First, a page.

12 Things Every Home Performance Contractor Should Have on Their Work Truck

Every home is unique and differs from the last. It would be a perfect world (from a project planning standpoint) if every home were a cookie cutter from the previous install, however this is not always the case. I have been in the construction industry doing remodeling and even building new residential homes for over 25 years. Along the way I have run into some interesting situations in which I was not prepared and wished I was. Although this has been sometimes fun and challenging at times, i.e. innovating and trying some "MacGyver" style tricks or even old fashioned know how, nothing has proved more satisfying and efficient than showing up to the job prepared.

With that said I have put together a simple list of items that every Home Performance Crew should have in their work truck at ALL TIMES. This is just a basic list of items. Things like mastic, foam board, spray foam cans (fire and regular), mesh tape, drop clothes, plastic, water, masks, gloves, tape, batteries, pry bars, nail pullers, chisels, hammers, etc. should be in truck without mention already. The list below was compiled after seeing too many times crews showing up to the job unprepared thus resulting in failed qc's and costing more than needed time and money.

12 Basic Items for Home Performance Installs:

1.    2x4's (at least two or three 8' in length)

2.    Skill-saw (battery or cord with a decently sharp blade)

3.    Sawzall or Reciprocating Saw (battery preferred for those tight attic situations)

4.    Screws and Nails (various sizes and lengths, wood, sheet metal 1/4" hex heads self tapping, drywall, and for fastening 2x material I prefer using 3" wood deck screws with square heads that prevents stripping, purchase a screw organizational case or use bins on shelf of work van)

5.    Ladders (collapsible ladder that extends to 16', step ladders at least one 3' and one 6' depending on size of crew)

6.    Duct Board (at minimal always have at least one 4x10 sheet that can be cut into two 4x5 sheets and tucked nicely to the side of the van)

7.    Plywood (could easily have on hand at least one 4x8 sheet in van at all times)

8.    Sheet Metal (every crew that is doing any kind of duct sealing or repair should always have at minimum a full 4x8 sheet)

9.    Drills & Bits (18v battery preferred and charger for attaching screws etc. and even drilling holes, Misc. Bit Box with phillips, hex, flat, square, torx, etc. misc. bit sizes for drilling holes)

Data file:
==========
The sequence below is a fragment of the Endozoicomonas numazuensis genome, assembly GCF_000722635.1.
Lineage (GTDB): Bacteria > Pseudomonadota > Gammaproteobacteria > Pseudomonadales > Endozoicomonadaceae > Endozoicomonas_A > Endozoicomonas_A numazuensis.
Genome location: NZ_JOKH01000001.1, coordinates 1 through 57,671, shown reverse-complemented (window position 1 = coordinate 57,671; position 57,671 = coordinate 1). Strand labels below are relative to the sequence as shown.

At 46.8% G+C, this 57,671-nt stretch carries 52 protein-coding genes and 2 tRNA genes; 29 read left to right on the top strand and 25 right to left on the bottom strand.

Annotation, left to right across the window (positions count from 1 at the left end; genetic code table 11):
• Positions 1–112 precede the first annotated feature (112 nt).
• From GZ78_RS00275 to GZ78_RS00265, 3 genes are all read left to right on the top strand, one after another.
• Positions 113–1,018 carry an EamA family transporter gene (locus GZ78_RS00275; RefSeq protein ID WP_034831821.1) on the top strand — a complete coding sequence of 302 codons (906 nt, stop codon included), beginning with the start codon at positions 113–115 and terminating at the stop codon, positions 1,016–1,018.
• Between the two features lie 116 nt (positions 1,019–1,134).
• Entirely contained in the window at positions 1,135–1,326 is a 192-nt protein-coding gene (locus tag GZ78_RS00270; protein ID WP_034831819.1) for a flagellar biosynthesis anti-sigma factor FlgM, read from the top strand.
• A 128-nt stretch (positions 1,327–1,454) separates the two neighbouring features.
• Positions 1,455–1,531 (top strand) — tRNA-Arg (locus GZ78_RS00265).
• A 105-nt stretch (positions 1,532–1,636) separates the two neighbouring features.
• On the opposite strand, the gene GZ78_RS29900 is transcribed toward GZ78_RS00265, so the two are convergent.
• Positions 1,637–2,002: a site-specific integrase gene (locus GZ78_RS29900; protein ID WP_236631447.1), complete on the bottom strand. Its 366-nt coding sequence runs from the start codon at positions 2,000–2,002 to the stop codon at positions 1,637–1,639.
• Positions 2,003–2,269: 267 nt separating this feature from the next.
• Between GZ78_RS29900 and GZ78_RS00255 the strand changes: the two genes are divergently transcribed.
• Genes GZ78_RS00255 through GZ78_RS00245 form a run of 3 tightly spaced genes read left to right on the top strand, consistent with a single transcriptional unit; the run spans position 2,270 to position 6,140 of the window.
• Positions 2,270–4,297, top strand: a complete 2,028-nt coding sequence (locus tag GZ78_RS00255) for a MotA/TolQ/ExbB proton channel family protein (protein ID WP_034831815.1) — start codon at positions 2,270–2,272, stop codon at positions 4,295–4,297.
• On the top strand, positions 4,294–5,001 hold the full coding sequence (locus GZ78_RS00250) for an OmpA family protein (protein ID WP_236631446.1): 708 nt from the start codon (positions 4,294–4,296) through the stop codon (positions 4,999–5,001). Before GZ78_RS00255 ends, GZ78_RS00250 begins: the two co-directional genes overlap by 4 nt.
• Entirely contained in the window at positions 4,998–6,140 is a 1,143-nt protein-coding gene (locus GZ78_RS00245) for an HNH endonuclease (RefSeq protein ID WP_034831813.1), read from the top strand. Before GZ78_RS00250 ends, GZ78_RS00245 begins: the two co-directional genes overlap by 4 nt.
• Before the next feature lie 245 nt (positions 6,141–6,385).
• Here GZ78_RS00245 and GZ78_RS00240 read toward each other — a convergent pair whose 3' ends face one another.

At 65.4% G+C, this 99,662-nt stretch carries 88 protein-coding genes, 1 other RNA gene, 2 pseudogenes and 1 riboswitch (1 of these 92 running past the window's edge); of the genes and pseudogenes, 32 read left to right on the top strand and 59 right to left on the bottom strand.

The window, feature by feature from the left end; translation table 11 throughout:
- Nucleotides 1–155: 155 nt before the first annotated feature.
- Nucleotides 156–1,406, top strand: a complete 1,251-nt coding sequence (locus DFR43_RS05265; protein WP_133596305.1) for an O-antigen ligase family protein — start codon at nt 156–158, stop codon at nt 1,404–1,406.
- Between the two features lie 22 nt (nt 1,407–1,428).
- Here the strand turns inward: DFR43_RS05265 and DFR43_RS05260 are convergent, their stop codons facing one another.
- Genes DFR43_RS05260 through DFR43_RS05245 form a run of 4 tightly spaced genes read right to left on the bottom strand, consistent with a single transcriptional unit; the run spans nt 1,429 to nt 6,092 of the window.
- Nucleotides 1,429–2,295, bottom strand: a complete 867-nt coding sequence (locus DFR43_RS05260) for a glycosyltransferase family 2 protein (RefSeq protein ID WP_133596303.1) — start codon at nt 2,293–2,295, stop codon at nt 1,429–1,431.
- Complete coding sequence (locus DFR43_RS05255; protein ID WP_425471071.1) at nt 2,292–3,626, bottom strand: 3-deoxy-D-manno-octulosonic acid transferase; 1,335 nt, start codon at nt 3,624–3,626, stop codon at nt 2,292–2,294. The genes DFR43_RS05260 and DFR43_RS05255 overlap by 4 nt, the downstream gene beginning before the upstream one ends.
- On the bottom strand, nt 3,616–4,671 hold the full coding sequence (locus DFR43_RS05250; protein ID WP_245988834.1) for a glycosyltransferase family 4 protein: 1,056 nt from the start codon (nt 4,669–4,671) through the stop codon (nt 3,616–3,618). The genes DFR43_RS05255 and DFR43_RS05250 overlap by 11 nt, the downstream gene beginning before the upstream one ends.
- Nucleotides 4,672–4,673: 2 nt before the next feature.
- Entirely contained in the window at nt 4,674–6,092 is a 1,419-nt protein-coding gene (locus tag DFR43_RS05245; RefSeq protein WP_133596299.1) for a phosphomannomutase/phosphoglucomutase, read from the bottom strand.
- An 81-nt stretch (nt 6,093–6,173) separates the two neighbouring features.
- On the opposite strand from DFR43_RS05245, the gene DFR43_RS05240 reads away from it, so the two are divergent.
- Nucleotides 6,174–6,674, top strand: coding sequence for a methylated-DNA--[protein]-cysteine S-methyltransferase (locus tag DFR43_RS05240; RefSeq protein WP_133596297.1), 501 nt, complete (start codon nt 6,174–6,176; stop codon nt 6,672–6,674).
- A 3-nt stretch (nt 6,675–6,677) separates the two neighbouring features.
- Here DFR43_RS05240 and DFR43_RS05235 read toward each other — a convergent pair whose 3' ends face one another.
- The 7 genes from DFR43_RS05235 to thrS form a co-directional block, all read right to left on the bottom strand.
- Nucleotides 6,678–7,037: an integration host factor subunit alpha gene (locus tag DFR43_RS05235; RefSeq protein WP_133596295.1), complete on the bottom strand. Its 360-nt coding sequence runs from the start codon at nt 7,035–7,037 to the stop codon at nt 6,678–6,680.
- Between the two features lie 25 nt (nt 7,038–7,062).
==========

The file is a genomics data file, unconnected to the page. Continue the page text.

10.  Snips, Cutters, Benders (all necessary hand tools for working with sheet metal)

11.  Caution Tape (safety item here, can be used to mark electrical junction boxes that will be buried under insulation stapled high on truss and stapled low at junction box)

12.  Insulation Markers (throughout the attic and especially close to hatch there should be plentiful insulation markers showing depth of insulation in inches , not only ensures proper levels while installing it also shows the QC Auditor when he comes to inspect work, R-38 is basically 12" for Batts and Cellulose everywhere from drywall to top unless it is Blown Fiberglass in which it should be total thickness of 14.5")

I know that we do not live in a perfect world. Sometimes the original auditor fails to mention that we might need a plenum or a certain "Y" fitting or sometimes the installer has a better way of doing things seeing as he is the one in the attic doing the work everyday. Or even better yet, maybe the installer has a opportunity to "up-sale" the customer into getting a better performing product (in which case he should call management asap). I get all that. This is just a simple list that should help the crews show up being better prepared and getting the job done properly on time and on budget.

Views: 101

Reply to This

Replies to This Discussion

Every little bit helps. :)

Thanks Don!

Thank you Brandon, for sharing.

RSS

Home Energy Pros

Home Energy Pros was founded by the developers of Home Energy Saver Pro (sponsored by the U.S. Department of Energy,) and brought to you in partnership with Home Energy magazine.

Latest Activity

Home Energy Magazine posted a blog post
1 minute ago
Casey Gesell replied to Casey Gesell's discussion Looking for home improvement companies to join our dealer network!
"Hi Patrick, I'd be glad to have a conversation with you about the details on our program. What…"
2 hours ago
Amina Lang posted an event

19th International Passive House Conference at Congress Center Leipzig

April 17, 2015 at 9am to April 18, 2015 at 6pm
The Passive House Standard enables every building owner to benefit from the energy revolution, with…See More
4 hours ago
Don Hynek replied to Luis Hernandez's discussion Non-continuous exterior insulation
"This is a matter of far more than R-values. Average exterior temp, heating load vs. cooling load,…"
20 hours ago
Patrick Michaelyan replied to Luis Hernandez's discussion Non-continuous exterior insulation
"Don, I'd like to ask you specifically about your comments on putting the structure at great…"
yesterday
Patrick Michaelyan replied to Casey Gesell's discussion Looking for home improvement companies to join our dealer network!
"Casey, Time frame for relocating is late spring to early summer. I am considering both counties…"
yesterday
Dennis Heidner replied to Patrick Michaelyan's discussion Vinyl Siding with Integral Insulation
"The observation about rot is important.   I agree. One of my complaints with some of the…"
Friday
Jennifer Schenk added a discussion to the group Job Board
Thumbnail

Job Opening - Energy Programs Manager - Frisco, CO

Energy Programs Manager - High Country Conservation CenterJob DescriptionGeneral Description of…See More
Friday

© 2015   Created by Lawrence Berkeley National Laboratory.

Badges  |  Report an Issue  |  Terms of Service